This is it. Now you nailed it. This got to work. It’s perfect. You press the start button of your campaign. And nothing happens. Or hardly anything happens. 2% conversion. 4% conversion. Anybody want more?
And that’s what happens over and over again. Read more
Long sales cycles and complex purchase decision-making challenge B2B marketers to find the most qualified prospects and to build relationships long before the first sales call.
In this environment, automation is essential to achieving a high level of demand generation maturity, and many marketers turn to lead management or marketing automation providers to meet this need.
The clear benefits of lead management automation should have B2B marketers jumping to purchase it.
However, back in 2009 this Forrester study reviewed a number of vendors in this area, they saw an underachieving space. Market penetration was low (between 2% and 5% of B2B firms have invested selling to <25M$ companies).
Forrester named some reasons for the slow market adoption:
- Heated competition battling to grab share: because of the “big CRM players” beginning to play in this field, buyers hold back their investments because they believe they have the functionality already in house through their CRM system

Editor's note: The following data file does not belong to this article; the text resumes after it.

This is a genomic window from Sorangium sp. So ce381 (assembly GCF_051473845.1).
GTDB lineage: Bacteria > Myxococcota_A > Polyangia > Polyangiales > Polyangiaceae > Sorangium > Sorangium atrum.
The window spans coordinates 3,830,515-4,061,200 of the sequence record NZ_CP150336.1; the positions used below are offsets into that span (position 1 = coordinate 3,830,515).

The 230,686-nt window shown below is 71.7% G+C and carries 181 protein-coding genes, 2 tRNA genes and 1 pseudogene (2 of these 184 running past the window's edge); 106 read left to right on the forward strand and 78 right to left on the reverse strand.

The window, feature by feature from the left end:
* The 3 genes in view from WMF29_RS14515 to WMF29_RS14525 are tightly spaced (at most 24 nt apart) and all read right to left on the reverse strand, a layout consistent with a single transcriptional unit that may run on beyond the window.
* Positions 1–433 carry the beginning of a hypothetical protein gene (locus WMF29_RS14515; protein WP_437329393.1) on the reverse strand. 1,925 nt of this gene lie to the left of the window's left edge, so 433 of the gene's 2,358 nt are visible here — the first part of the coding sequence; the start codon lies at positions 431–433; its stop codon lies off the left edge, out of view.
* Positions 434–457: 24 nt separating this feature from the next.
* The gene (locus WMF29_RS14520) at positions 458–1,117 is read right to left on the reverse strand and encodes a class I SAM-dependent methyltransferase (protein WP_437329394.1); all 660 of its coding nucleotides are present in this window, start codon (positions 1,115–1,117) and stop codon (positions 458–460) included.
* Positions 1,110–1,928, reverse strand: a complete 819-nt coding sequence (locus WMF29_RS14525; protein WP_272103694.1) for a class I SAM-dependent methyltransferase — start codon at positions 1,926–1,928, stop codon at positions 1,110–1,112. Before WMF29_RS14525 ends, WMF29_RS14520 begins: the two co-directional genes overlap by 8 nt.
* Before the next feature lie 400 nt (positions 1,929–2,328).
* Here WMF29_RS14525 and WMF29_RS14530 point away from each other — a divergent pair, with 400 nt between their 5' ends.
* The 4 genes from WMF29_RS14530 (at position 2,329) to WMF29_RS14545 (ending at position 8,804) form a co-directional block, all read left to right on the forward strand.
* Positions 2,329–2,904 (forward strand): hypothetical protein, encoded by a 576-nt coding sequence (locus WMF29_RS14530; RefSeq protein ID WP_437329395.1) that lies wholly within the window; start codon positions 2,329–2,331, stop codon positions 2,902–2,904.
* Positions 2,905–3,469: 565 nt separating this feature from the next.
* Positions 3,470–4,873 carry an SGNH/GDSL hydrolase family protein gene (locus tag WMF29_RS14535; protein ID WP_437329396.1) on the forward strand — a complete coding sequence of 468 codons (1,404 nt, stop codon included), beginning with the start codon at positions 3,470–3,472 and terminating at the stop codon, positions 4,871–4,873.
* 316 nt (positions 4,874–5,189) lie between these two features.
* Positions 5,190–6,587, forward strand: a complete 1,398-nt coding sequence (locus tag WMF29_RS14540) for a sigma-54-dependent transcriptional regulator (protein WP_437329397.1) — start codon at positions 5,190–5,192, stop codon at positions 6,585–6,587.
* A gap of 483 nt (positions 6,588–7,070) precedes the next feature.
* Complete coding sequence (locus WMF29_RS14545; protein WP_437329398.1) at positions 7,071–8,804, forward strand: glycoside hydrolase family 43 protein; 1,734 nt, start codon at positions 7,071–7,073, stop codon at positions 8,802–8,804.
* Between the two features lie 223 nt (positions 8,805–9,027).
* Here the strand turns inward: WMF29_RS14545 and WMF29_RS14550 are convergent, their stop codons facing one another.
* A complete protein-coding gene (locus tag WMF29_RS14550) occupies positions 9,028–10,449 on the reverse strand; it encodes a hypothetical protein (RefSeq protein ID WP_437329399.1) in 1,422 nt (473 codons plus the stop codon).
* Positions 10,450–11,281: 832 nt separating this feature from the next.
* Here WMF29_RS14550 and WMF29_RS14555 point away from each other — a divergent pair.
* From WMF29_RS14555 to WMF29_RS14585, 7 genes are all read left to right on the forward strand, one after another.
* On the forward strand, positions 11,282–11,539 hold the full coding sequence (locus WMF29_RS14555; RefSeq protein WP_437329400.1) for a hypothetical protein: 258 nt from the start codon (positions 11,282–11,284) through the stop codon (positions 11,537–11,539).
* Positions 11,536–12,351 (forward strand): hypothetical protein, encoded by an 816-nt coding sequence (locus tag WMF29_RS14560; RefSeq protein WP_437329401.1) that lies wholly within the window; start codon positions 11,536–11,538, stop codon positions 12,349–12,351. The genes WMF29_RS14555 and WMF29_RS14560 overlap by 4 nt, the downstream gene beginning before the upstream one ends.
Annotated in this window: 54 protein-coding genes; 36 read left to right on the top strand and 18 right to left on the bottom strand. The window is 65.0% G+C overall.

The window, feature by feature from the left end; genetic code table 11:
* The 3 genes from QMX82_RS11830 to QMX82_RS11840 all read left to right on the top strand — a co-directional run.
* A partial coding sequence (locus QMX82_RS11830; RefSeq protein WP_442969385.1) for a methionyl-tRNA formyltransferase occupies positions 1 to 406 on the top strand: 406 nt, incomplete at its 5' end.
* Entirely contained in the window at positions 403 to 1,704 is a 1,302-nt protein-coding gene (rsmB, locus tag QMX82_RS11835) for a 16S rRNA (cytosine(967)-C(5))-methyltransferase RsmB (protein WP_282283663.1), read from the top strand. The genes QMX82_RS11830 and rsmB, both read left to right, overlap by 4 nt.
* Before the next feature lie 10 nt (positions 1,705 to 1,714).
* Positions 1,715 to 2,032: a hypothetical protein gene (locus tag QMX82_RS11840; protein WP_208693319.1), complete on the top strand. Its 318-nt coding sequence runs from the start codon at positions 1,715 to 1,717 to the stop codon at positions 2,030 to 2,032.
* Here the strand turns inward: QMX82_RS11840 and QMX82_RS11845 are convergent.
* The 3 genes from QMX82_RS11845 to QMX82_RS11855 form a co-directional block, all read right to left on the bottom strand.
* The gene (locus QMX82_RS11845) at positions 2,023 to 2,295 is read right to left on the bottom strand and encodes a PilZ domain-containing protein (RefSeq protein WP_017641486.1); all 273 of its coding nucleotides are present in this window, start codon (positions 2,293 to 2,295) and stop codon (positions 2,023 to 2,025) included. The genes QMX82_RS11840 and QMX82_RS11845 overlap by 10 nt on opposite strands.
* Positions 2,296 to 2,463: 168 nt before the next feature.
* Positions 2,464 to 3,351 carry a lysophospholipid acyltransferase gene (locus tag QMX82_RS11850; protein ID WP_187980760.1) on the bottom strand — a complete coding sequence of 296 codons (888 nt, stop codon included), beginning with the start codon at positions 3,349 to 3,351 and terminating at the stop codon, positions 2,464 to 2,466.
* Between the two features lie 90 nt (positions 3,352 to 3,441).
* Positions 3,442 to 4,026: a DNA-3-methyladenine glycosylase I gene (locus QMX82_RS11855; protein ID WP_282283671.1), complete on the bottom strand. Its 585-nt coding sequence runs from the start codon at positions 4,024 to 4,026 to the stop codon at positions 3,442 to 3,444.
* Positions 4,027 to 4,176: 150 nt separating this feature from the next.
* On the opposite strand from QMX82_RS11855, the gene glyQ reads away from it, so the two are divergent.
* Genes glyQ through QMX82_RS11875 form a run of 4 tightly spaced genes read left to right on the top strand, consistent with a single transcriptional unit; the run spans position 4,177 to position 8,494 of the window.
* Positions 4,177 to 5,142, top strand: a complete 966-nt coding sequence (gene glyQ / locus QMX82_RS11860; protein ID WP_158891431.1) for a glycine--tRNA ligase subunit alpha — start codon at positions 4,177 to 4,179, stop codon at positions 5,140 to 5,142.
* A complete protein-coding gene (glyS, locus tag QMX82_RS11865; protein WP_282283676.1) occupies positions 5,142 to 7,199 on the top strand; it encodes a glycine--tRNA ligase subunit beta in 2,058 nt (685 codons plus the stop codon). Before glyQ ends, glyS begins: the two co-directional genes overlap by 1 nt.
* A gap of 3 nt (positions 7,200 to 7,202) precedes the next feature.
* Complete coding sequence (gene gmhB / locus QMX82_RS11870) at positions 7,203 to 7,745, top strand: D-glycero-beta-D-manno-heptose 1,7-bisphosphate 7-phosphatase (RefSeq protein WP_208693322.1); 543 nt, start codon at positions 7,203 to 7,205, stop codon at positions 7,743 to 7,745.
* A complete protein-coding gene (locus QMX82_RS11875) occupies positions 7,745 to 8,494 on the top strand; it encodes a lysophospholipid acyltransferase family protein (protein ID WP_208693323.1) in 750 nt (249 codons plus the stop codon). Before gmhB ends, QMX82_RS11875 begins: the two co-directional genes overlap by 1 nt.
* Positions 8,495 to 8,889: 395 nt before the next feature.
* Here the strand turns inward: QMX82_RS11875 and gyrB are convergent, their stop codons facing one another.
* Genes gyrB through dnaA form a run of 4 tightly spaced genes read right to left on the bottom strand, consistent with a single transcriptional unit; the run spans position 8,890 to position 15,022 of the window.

- A massive amount of new players entering the playfield all with different backgrounds claiming to have similar functionality. These claims keep B2B buyers running from demo to demo and scratching their heads over which offering will best meet their needs.
Today, looking at the recent Gartner report of June 2012 the CRM market as a whole, of which this industry is very much part, enjoyed a strong rebound in 2011 with revenue reaching $11.9 billion in 2011, a 12.7% growth from 2010.
What would happen if your business ran out of viable customers? What if the pipeline of new blood permanently dried up?
The continuous rotation of campaign taglines, creative messages, and clutter-busting noise helps to keep a baseline level of acquisition activity. OK.
And somehow along the customer life cycle, we loose them. They churn, churn, churn.
I think the starting point of doing business should be:
NO LEVEL OF CHURN IS ACCEPTABLE.
The cost of acquiring new customers
Companies today are using advertising, promotions and lead generation campaigns to attract new customers. All these tactics take a big chunck out of your marketing budget. I’m not going to repeat that acquiring new customers is more expensive, we all know that.
So we use these tactics to attract new customers, because we know they work.
The problem with these tactics is that they are not working anymore, or not working as good anymore as they used to do:
- 86% of TV viewers admit to skipping advertisements.
- 44% of direct marketing doesn’t get opened anymore.
- 99,9% of on-line advertising is not clicked upon.
Additionally, sometimes your budgets are cut because of a multitude of reasons, giving you even less arm-length to reach our to buyers.
Why do companies churn?
Usually companies switch because of the following reasons: